On the other hand, I think I have had a bit of a tipping point personally as well. My whole life I have been full of wanderlust, wanting to go, go, go all the time, and constantly plotting my next trip in my head while in the middle of another. I definitely will always be a traveler, but I'm also finding that the idea of home, and making a home, and being AT HOME, sounds pretty darn amazing as well. Is this maturity? Growing old? Crap. A lot of this may come from the fact that in the last week or so, there seems to be a rush of bad news circulating about with people in my world--including the sudden loss of a friend's father, to the tragic, tragic suicide of an old friend from Northern Iowa (hadn't talked to her in several years, but this shocking news still makes my head spin and eyes fill with tears to think about it) and various illnesses of other folks as well. I think that while the news is horrible and hard to deal with while I am away from my normal support system, it is a good wake-up call for me: Karen, stop bitching about dishes and loud students. You live in London, for crying out loud, and get to amazing things on a daily basis, and guess what, life is short. Not to sound like an after-school special, but it's true. I think the tipping point has come where I'm really, really walking around the city, milking it for all it's worth, with my eyes wide open (also in part so I can continue to try to not run into people constantly...the human bumper car thing still continues).
Anyway, I'll leave you at this for now. I promise that my randomness and sarcasm will return in my next post, which will also likely be full of stories from Carrie's visit, if not before. Til then, friends...thanks for reading.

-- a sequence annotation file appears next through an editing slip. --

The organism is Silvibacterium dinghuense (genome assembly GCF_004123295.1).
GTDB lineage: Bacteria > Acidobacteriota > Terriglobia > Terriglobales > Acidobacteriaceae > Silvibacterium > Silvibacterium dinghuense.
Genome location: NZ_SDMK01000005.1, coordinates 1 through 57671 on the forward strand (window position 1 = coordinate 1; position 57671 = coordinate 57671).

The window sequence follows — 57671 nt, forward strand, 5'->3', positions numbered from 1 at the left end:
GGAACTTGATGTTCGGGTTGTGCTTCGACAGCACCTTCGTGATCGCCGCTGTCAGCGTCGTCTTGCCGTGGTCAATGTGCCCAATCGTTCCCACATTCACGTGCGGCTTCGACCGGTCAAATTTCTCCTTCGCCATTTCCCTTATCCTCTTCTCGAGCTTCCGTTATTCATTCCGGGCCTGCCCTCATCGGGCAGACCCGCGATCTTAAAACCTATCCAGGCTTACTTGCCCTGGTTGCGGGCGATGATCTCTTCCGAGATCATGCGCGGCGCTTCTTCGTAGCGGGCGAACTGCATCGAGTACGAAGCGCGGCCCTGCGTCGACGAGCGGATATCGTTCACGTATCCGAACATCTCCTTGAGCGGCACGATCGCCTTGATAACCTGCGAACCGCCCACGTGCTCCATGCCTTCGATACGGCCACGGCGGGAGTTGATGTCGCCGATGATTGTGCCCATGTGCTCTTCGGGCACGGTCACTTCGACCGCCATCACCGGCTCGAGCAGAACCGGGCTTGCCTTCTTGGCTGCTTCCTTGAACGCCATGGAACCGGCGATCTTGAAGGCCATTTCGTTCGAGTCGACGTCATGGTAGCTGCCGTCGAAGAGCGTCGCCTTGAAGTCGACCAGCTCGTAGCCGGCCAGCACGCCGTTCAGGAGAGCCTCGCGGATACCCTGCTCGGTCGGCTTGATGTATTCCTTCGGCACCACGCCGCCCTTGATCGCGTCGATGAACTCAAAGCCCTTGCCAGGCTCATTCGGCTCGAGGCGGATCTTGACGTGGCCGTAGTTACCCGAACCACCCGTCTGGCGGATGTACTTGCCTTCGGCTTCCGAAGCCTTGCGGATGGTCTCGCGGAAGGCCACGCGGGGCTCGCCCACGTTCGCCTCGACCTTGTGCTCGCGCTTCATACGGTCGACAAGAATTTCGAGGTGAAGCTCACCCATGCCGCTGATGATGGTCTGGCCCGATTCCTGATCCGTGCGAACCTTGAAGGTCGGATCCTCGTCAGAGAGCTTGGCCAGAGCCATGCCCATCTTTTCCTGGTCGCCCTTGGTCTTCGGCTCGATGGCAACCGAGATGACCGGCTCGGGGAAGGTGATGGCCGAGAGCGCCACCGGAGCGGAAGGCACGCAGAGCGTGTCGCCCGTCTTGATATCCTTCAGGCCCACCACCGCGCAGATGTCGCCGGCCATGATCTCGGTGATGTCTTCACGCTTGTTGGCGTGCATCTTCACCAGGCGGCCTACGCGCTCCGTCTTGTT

Friday, March 26, 2010
I vowed to myself I would NOT go a full month before updating this blog again. And here I am, with two days to spare--plenty of time! I'm always in at the buzzer. :) Anyway, for the growing crowd of you who have been waiting patiently for my latest post (oh, I know you have!) my sincere apologies. It IS really ridiculous to think that since almost 4 weeks have passed, that means that over 1/4th of my time here (15 weeks) has gone by since I have been back here. Yikes. My goal is to bring you all up-to-date in a practical manner (therefore, no time for fun or jokes. Nope. None for you!) and then I will work harder to do more periodic ramblings, since we all know I'm at my best when off on a tangent.
The last, well, month, has been mildly insane yet generally pretty good. The short news is that Sylvia is *still* recovering, which is a good thing. She sounds well and has been a couple times to make some food orders (thank god...with no large grocery stores nearby and certainly no Sam's club, shopping for this crew is a mild nightmare in the central city) and check on things, etc. We keep missing each other, though, so I have not seen her for almost 6 weeks now. Chris, our 78 year-old cook from Cyprus who brings me special Greek food, has been here, and that is certainly a relief. He'll be back next week too, marking him officially here longer than Sylvia has been here this semester, which is kind of weird. I'm just rolling with it (what else can I do?) but at least now we have a routine down with the 'new' cook. And I get freshly made dolmades every other day. It's a win-win, if you ask me.
I have come to the conclusion that my experience here is largely bipolar. On one hand, the issues with Sylvia and the general day-to-day grind of living with 18 students (we had a case of food poisoning, for instance, that was scary, as well as the usual colds/forgetfulness/roommate drama, etc.) has been stressful and keeps me busy. On the other, just when I think I'm at the breaking point, I go and do something amazing, or we have an amazing field trip or side trip, or even just a moment (meeting James Earl Jones was one of those) that makes me so grateful to be here and love London even more. It's a roller coaster, highs and lows--let's just hope the whole thing doesn't turn ME bipolar in the process!
So, a short (well, we all know 'short' is relative with me) update on what I've been up to...